I'm trying to understand the purpose of the capacitor C which is in parallel with the resistor R3. Current sources IB are indicative of the current offset which was the part of the lecture we had where we tried to compensate the offsets and the op amp is ideal.

When analyzing the DC regime the capacitor is an open circuit and all of current IB goes through the resistor R3 and when analyzing the AC regime it's a short circuit and no current passes through it.

Was it it's sole purpose to short-circuit the R3 resistor? Why would that be so important if that's the case other than reducing the total resistance of the circuit?

The capacitors are thought of as having infinite capacitance and IBs are DC current sources.

Ideal Op Amp Amplifier with Current Offset

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    \$\begingroup\$ I suggest that you re-draw this circuit without the capacitors, that circuit defines the DC behavior of the circuit. Now draw it again but now the "inf F" capacitors are replaced by a short (optional: remove the IB sources as these are DC only) now that gives us the AC behavior of this circuit. What conclusions can be drawn about each of these circuits? \$\endgroup\$ – Bimpelrekkie Mar 5 '19 at 12:50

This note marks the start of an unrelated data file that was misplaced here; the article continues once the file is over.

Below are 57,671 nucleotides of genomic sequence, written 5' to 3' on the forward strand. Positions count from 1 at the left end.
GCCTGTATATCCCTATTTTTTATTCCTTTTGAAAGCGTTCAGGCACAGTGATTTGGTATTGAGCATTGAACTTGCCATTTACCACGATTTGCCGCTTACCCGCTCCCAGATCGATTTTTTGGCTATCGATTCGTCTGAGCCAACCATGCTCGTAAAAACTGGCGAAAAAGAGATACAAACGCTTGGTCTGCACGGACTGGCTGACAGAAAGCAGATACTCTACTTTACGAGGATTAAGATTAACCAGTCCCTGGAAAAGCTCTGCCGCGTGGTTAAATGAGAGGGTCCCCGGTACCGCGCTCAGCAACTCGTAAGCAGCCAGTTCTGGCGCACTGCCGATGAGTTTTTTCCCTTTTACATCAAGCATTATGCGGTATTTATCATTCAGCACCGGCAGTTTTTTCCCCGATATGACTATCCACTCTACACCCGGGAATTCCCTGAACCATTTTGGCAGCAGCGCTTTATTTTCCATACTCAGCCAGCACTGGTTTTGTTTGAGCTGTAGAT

• \$\begingroup\$ When you use the CircuitLab button on the editor toolbar an editable schematic gets saved with your post. We can then copy and edit it in our answers. No need for a CircuitLab account, screengrabs, uploads, etc. and no background grid. Note: your ground symbols should point to, um, the ground, i.e., downwards. \$\endgroup\$ – Transistor Mar 5 '19 at 13:38
  • \$\begingroup\$ "your ground symbols should point to, um, the ground" especially because on some schematics, an upward-pointing triangle means "VCC". Not that it makes a difference when you're using an idealized current source, but still... \$\endgroup\$ – TimWescott Mar 5 '19 at 15:54

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